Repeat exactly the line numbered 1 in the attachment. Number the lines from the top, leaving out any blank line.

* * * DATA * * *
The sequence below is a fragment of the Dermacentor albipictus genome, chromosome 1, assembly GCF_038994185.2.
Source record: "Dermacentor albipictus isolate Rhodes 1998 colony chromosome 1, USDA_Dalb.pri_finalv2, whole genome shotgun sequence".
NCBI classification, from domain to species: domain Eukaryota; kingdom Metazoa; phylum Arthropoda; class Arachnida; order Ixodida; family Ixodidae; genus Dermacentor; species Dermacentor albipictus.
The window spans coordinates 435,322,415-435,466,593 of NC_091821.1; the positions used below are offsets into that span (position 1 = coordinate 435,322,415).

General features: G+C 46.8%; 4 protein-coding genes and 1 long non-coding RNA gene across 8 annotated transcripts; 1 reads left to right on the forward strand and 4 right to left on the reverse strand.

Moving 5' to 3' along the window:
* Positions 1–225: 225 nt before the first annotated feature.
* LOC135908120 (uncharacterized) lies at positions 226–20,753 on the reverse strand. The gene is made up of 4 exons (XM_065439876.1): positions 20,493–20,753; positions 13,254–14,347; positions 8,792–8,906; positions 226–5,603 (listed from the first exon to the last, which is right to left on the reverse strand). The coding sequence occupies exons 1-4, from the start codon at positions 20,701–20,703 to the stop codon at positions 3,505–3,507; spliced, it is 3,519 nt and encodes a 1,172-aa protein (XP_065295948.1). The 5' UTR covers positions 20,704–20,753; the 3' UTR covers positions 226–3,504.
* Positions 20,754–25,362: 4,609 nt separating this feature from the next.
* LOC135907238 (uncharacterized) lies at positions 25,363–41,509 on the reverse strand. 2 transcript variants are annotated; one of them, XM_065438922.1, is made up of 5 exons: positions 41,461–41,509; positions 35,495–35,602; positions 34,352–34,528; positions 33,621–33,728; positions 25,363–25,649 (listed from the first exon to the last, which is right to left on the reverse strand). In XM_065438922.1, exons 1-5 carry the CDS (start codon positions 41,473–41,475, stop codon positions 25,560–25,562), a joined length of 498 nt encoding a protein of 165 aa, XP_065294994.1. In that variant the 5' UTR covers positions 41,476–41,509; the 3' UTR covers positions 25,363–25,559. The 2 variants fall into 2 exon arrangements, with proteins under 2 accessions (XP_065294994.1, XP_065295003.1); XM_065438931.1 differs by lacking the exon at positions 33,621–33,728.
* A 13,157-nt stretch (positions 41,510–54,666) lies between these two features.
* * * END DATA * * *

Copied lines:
The sequence below is a fragment of the Dermacentor albipictus genome, chromosome 1, assembly GCF_038994185.2.